So Elisha said to her, “What shall I do for you? Tell me, what do you have in the house?” And she said, “Your maidservant has nothing in the house but a jar of oil.” Then he said, “Go, borrow vessels from everywhere, from all your neighbors—empty vessels; do not gather just a few. And when you have come in, you shall shut the door behind you and your sons; then pour it into all those vessels, and set aside the full ones.” So she went from him and shut the door behind her and her sons, who brought the vessels to her; and she poured it out. Now it came to pass, when the vessels were full, that she said to her son, “Bring me another vessel.” And he said to her, “There is not another vessel.” So the oil ceased. (2 Kgs 4:2–6)
Why did Elisha want the widow to pour out the oil herself? Why did Elisha not use a more direct approach to help her? He could have turned stone into gold to pay off her debt. Instead, he gave her precise instructions: gather pots, close the door, and pour out the oil from her jar into the collected pots.
No matter what they thought about Elisha’s directions, the widow and her sons simply obeyed, believing that every vessel would be filled with oil. Going through this process in itself was necessary for them to build up their faith. They needed God’s grace to pull them out of their dire situation—they had the faith to seek God, but did they have the faith required to obey the voice of Elisha? Through this action of oil pouring, they demonstrated their belief and obedience. And as they watched pot after pot being filled to the brim, they experienced the gift of God and the abundance of His saving grace. This whole experience confirmed in the most wonderful way that God is true and faithful, and all glory belongs to Him.
THE GRACE OF GOD
Then she came and told the man of God. And he said, “Go, sell the oil and pay your debt; and you and your sons live on the rest.” (2 Kgs 4:7)
First and foremost, God addressed the widow’s most urgent need: paying off her debt. It was not just financial relief; it also saved her sons from being used as collateral. Without this, she would have lost not only her husband, but also her sons. She would have become a widow of widows. God rendered help to lift her out of this predicament immediately. What other grace did He bestow upon her?
The last part of this verse says, “you and your sons live on the rest.” Elisha understood this was necessary all along. Beyond the repayment of their debts, they needed help to sustain their livelihood. The grace intended was not just to solve the present problem, but also to provide for their future. We do not know how long the money would last, but we know she was truly helped.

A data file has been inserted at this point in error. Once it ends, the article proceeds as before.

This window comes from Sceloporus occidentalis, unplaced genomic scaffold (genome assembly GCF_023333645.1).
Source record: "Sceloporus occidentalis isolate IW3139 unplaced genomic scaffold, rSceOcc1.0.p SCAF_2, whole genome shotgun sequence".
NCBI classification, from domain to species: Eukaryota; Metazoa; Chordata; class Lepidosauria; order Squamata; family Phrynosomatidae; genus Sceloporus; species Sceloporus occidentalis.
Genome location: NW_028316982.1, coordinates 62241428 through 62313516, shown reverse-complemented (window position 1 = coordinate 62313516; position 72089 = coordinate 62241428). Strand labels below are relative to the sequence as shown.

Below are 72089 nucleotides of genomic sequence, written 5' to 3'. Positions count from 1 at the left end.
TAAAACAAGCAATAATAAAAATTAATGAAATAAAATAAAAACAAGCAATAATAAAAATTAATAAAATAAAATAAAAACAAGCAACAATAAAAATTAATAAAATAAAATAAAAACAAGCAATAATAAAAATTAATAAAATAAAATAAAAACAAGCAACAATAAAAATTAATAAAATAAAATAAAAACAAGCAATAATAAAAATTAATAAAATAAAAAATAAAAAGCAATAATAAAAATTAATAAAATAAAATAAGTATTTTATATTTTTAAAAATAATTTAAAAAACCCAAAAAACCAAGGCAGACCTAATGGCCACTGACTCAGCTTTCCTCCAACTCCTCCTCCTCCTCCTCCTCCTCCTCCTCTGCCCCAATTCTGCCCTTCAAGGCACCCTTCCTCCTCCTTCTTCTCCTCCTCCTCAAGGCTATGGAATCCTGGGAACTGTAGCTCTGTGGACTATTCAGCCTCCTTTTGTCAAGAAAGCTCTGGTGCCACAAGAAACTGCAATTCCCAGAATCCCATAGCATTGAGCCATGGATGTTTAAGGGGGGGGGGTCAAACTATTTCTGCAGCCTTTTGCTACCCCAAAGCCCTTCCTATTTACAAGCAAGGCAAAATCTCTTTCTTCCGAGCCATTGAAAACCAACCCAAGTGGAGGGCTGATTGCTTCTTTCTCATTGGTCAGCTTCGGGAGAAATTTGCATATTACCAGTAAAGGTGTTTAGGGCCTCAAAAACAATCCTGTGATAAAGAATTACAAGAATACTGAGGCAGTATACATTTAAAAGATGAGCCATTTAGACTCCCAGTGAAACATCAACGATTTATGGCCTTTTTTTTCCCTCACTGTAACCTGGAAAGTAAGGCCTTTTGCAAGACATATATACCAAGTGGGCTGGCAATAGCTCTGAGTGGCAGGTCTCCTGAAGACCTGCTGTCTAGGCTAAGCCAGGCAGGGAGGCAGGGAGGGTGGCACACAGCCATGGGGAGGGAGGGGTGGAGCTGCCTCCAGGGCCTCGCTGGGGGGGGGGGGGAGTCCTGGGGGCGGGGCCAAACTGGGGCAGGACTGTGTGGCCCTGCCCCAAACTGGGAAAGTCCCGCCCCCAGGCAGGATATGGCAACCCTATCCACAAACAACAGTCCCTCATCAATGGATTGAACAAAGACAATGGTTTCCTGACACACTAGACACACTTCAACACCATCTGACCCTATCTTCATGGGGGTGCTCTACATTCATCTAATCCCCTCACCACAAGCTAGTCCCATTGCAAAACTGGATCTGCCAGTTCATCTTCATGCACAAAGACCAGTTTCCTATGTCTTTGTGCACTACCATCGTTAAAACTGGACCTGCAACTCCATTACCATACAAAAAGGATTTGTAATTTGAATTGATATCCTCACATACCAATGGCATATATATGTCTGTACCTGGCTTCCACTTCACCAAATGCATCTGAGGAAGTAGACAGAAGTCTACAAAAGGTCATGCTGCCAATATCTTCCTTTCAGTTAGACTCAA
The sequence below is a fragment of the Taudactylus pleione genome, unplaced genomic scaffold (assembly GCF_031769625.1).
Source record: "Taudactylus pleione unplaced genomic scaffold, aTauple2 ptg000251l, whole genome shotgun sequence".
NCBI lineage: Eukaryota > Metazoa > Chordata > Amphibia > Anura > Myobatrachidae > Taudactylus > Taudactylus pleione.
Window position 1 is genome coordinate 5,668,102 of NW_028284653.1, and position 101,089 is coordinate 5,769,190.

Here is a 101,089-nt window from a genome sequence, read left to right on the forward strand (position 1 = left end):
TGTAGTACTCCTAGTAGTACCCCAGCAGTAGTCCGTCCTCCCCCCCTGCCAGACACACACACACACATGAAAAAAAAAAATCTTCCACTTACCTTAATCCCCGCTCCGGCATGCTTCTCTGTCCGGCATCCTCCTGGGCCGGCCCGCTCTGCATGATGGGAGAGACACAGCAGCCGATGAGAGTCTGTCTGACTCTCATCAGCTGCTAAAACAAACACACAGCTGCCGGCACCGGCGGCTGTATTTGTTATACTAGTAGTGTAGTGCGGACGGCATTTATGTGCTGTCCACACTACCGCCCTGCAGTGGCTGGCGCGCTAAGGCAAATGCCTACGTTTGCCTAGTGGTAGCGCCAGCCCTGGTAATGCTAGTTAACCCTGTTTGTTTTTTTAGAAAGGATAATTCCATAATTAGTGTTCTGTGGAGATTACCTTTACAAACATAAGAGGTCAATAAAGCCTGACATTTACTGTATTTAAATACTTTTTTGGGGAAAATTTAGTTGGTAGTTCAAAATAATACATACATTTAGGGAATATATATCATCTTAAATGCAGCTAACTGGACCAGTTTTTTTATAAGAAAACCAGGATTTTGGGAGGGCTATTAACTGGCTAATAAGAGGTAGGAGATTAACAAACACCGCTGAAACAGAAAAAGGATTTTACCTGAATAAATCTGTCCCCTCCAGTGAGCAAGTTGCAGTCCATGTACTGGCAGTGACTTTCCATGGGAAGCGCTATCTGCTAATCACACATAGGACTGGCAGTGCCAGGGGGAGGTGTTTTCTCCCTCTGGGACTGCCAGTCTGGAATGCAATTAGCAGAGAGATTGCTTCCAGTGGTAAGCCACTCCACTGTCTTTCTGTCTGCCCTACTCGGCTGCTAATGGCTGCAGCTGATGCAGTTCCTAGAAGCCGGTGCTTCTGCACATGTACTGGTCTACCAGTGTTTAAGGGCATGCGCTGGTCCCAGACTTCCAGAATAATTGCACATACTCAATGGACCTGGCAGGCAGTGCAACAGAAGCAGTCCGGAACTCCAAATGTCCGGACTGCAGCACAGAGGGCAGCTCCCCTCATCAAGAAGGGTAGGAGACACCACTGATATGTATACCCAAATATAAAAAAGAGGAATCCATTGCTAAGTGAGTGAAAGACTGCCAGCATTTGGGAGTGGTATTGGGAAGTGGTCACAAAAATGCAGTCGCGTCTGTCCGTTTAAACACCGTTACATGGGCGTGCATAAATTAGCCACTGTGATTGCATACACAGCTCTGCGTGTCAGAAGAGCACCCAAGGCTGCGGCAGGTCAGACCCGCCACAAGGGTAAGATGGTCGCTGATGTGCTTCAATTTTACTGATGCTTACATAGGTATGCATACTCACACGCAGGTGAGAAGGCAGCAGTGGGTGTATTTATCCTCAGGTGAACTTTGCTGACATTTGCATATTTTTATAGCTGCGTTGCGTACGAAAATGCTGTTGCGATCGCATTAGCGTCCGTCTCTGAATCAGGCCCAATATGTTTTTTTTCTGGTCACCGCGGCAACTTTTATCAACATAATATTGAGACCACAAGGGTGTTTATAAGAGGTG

Today, our jobs could be at risk, especially amid the current pandemic. If it is just for a month, perhaps we can stem the tide. But as the days turn to months, no matter how much savings we have, we may meet with financial difficulties. Let us not be overly worried. In the Lord’s Prayer, we ask God to “give us this day our daily bread.” We can recall how the Lord provided manna for the Israelites in the wilderness. God will give us enough food for each day, at the very least.
God provided the necessities for the widow and her sons. As long as we believe in and rely on God, He will also help us. We must be clear, though, that God will provide us with the things we need, and not necessarily the things we desire. For example, when the Israelites craved meat in the wilderness, God gave it to them, along with punishment for their complaints and attitude. God did not punish them when He provided the necessities, such as manna. This reminds us to trust in God for our essential needs. Let us assess what our genuine necessities are so that we do not become overly worried and complain, or desire more than what we need. Even in straitened times like these, let us continue to strengthen our faith and trust in God.
Because the widow’s family feared and sought God, they experienced His deliverance and saving grace. Likewise, if we fear God, He will help us in our time of need. We see this truth being fulfilled in the lives of full-time workers today. This includes, but is not limited to, preachers and administrative staff working in the church. Throughout this pandemic, it has become apparent that more full-time workers are needed in the ministry. Who could have predicted that a virus would prevent us from coming to church to worship? Now that most of us have experienced some form of lockdown, in which we could not physically gather at our local churches, it brings into focus the current and future need for workers to support pastoral and evangelistic outreach. Of critical importance is being able to share the truth and teachings of God to members in virtual or other settings, beyond the church premises. Who will step up to this work? Who will encourage members and lead them in their faith?
Some are discouraged by a worker’s meager salary, his uncomfortable lifestyle, or even the stress and challenges a worker faces. So they dare not offer themselves for full-time ministry. But instead of focusing on these, let us take courage and be determined to serve the Lord, entrusting all our daily cares to Him. Let us have faith that God will take care of us as we serve Him with our lives.
In this short story of Elisha and the widow, there are many layers of grace from God, amid seemingly insurmountable challenges and an uncertain future. If we reflect upon our own lives, we will see that God has also helped us with many different layers of grace. With each layer, our faith is strengthened and built up in Him. Let us always reflect on how God builds up our faith. Even during challenges, adversity, or a pandemic, let us be determined to seek the Lord, for He will surely provide.